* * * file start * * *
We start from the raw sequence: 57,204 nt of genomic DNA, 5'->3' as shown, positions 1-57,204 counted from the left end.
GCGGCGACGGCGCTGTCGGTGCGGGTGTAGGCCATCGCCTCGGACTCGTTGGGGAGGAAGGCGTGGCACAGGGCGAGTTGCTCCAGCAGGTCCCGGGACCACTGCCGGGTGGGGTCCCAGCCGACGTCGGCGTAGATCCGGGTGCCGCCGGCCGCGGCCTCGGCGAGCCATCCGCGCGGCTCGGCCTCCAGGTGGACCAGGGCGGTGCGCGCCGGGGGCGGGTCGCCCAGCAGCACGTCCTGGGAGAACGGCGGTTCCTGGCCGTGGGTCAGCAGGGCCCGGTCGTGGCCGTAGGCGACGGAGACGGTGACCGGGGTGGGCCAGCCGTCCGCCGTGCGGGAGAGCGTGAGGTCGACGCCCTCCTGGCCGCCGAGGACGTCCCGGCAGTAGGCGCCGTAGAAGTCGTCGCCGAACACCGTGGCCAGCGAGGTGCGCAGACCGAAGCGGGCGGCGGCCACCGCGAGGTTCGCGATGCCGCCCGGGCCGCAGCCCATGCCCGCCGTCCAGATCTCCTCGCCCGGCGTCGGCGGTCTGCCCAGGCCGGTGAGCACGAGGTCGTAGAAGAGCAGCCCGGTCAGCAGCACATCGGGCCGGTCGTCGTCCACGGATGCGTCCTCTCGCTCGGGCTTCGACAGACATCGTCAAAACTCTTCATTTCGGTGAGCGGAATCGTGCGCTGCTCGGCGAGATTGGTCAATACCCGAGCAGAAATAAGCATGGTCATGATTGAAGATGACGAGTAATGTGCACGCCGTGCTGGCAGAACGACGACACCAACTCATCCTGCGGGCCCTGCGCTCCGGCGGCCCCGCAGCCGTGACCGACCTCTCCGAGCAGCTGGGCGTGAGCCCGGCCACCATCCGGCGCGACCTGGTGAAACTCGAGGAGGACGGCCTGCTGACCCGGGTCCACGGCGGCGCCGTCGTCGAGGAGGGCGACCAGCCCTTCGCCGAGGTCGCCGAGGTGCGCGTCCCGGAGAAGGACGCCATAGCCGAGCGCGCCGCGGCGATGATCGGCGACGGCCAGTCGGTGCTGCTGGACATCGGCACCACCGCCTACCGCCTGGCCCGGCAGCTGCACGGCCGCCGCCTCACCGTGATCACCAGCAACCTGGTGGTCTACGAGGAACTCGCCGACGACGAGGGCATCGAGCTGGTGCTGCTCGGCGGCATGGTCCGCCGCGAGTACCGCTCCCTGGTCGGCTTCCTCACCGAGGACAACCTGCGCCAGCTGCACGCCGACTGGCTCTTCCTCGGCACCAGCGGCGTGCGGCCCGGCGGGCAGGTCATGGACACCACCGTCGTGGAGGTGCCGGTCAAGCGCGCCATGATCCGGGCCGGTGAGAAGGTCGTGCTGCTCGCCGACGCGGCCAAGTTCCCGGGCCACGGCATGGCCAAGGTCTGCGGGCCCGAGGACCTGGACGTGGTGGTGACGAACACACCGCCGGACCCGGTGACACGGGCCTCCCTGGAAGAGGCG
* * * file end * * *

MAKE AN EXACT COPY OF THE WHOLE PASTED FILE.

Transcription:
We start from the raw sequence: 57,204 nt of genomic DNA, 5'->3' as shown, positions 1-57,204 counted from the left end.
GCGGCGACGGCGCTGTCGGTGCGGGTGTAGGCCATCGCCTCGGACTCGTTGGGGAGGAAGGCGTGGCACAGGGCGAGTTGCTCCAGCAGGTCCCGGGACCACTGCCGGGTGGGGTCCCAGCCGACGTCGGCGTAGATCCGGGTGCCGCCGGCCGCGGCCTCGGCGAGCCATCCGCGCGGCTCGGCCTCCAGGTGGACCAGGGCGGTGCGCGCCGGGGGCGGGTCGCCCAGCAGCACGTCCTGGGAGAACGGCGGTTCCTGGCCGTGGGTCAGCAGGGCCCGGTCGTGGCCGTAGGCGACGGAGACGGTGACCGGGGTGGGCCAGCCGTCCGCCGTGCGGGAGAGCGTGAGGTCGACGCCCTCCTGGCCGCCGAGGACGTCCCGGCAGTAGGCGCCGTAGAAGTCGTCGCCGAACACCGTGGCCAGCGAGGTGCGCAGACCGAAGCGGGCGGCGGCCACCGCGAGGTTCGCGATGCCGCCCGGGCCGCAGCCCATGCCCGCCGTCCAGATCTCCTCGCCCGGCGTCGGCGGTCTGCCCAGGCCGGTGAGCACGAGGTCGTAGAAGAGCAGCCCGGTCAGCAGCACATCGGGCCGGTCGTCGTCCACGGATGCGTCCTCTCGCTCGGGCTTCGACAGACATCGTCAAAACTCTTCATTTCGGTGAGCGGAATCGTGCGCTGCTCGGCGAGATTGGTCAATACCCGAGCAGAAATAAGCATGGTCATGATTGAAGATGACGAGTAATGTGCACGCCGTGCTGGCAGAACGACGACACCAACTCATCCTGCGGGCCCTGCGCTCCGGCGGCCCCGCAGCCGTGACCGACCTCTCCGAGCAGCTGGGCGTGAGCCCGGCCACCATCCGGCGCGACCTGGTGAAACTCGAGGAGGACGGCCTGCTGACCCGGGTCCACGGCGGCGCCGTCGTCGAGGAGGGCGACCAGCCCTTCGCCGAGGTCGCCGAGGTGCGCGTCCCGGAGAAGGACGCCATAGCCGAGCGCGCCGCGGCGATGATCGGCGACGGCCAGTCGGTGCTGCTGGACATCGGCACCACCGCCTACCGCCTGGCCCGGCAGCTGCACGGCCGCCGCCTCACCGTGATCACCAGCAACCTGGTGGTCTACGAGGAACTCGCCGACGACGAGGGCATCGAGCTGGTGCTGCTCGGCGGCATGGTCCGCCGCGAGTACCGCTCCCTGGTCGGCTTCCTCACCGAGGACAACCTGCGCCAGCTGCACGCCGACTGGCTCTTCCTCGGCACCAGCGGCGTGCGGCCCGGCGGGCAGGTCATGGACACCACCGTCGTGGAGGTGCCGGTCAAGCGCGCCATGATCCGGGCCGGTGAGAAGGTCGTGCTGCTCGCCGACGCGGCCAAGTTCCCGGGCCACGGCATGGCCAAGGTCTGCGGGCCCGAGGACCTGGACGTGGTGGTGACGAACACACCGCCGGACCCGGTGACACGGGCCTCCCTGGAAGAGGCG